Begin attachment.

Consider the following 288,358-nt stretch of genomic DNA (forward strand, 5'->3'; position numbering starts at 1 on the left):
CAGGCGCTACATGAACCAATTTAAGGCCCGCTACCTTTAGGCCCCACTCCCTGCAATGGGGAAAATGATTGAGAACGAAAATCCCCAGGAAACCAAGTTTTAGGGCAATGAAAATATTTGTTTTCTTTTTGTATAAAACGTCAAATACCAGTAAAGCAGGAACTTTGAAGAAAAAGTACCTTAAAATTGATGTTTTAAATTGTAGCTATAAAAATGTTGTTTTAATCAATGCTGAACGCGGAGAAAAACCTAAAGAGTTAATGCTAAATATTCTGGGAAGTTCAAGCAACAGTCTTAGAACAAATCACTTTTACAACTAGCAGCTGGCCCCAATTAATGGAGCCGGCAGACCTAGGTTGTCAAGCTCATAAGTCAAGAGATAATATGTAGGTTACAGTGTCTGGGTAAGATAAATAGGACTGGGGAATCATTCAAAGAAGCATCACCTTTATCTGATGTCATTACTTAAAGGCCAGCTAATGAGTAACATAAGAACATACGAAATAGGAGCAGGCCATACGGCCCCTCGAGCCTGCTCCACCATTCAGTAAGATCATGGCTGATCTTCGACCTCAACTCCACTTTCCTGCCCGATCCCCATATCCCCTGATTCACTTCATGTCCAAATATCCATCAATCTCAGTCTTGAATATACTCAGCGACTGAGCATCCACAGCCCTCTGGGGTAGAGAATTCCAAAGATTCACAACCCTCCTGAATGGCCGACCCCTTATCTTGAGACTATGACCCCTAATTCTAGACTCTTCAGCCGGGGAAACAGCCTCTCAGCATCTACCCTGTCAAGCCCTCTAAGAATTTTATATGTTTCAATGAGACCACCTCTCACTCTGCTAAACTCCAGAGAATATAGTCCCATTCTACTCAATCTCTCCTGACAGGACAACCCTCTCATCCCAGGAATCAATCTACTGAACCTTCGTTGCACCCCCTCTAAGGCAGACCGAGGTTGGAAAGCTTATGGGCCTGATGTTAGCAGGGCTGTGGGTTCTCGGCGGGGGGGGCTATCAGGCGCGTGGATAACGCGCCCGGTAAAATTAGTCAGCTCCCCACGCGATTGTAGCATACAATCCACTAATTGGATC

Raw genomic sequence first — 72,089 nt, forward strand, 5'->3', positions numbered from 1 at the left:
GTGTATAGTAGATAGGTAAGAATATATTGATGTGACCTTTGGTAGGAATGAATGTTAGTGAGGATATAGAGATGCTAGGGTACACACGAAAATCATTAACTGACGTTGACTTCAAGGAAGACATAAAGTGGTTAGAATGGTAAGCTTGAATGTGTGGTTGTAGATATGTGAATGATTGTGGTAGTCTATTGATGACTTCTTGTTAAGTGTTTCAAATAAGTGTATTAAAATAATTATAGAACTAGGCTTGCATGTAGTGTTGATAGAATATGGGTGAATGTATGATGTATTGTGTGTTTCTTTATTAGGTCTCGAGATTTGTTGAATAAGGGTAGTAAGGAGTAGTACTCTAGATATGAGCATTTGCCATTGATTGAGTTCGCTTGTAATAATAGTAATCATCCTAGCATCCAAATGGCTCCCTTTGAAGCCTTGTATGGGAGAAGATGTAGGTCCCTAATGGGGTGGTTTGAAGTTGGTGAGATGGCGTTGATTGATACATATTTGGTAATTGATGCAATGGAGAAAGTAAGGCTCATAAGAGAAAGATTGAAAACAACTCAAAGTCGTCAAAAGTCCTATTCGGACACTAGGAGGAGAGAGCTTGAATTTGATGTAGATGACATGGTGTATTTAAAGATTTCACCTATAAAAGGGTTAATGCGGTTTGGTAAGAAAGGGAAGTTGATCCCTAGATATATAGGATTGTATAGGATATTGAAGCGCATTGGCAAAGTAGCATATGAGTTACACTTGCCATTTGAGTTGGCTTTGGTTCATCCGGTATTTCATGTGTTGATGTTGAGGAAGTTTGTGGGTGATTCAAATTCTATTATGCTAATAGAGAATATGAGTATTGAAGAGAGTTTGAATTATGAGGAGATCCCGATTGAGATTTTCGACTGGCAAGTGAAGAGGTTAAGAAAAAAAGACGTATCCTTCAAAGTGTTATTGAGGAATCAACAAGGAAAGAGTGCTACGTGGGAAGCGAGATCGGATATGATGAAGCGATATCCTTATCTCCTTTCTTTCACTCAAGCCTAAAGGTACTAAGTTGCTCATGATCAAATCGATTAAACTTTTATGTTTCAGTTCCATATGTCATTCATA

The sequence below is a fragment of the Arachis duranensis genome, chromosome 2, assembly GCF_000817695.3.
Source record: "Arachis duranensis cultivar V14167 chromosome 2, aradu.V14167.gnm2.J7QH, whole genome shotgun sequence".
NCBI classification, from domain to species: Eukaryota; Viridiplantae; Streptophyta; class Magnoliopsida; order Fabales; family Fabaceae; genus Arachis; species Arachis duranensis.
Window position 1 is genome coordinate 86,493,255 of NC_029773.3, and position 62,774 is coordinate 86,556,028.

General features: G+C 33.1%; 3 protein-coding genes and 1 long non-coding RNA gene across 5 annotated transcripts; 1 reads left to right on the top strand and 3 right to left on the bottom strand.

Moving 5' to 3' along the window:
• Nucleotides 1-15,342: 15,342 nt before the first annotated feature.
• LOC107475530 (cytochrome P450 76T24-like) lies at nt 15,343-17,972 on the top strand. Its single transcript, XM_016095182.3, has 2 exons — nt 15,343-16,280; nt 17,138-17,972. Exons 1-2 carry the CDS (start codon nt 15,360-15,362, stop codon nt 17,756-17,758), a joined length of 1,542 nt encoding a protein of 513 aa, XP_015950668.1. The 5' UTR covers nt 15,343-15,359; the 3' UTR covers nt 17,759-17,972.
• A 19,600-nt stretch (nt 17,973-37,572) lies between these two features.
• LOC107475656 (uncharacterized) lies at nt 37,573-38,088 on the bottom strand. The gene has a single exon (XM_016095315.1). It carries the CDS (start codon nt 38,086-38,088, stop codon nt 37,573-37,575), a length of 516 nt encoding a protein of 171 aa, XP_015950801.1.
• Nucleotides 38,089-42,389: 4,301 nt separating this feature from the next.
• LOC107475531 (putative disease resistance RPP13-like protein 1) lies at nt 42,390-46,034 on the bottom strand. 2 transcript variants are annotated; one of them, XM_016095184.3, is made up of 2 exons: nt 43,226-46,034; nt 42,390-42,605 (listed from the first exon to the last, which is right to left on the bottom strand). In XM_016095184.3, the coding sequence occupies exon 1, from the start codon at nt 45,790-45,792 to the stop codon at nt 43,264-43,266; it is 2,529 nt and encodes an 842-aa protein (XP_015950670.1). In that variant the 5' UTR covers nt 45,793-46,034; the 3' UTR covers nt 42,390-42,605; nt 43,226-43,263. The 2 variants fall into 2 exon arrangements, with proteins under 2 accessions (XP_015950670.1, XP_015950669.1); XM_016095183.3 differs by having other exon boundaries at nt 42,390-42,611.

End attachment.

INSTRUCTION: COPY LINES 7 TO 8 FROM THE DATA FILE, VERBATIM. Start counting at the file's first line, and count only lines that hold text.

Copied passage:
NCBI classification, from domain to species: Eukaryota; Viridiplantae; Streptophyta; class Magnoliopsida; order Fabales; family Fabaceae; genus Arachis; species Arachis duranensis.
Window position 1 is genome coordinate 86,493,255 of NC_029773.3, and position 62,774 is coordinate 86,556,028.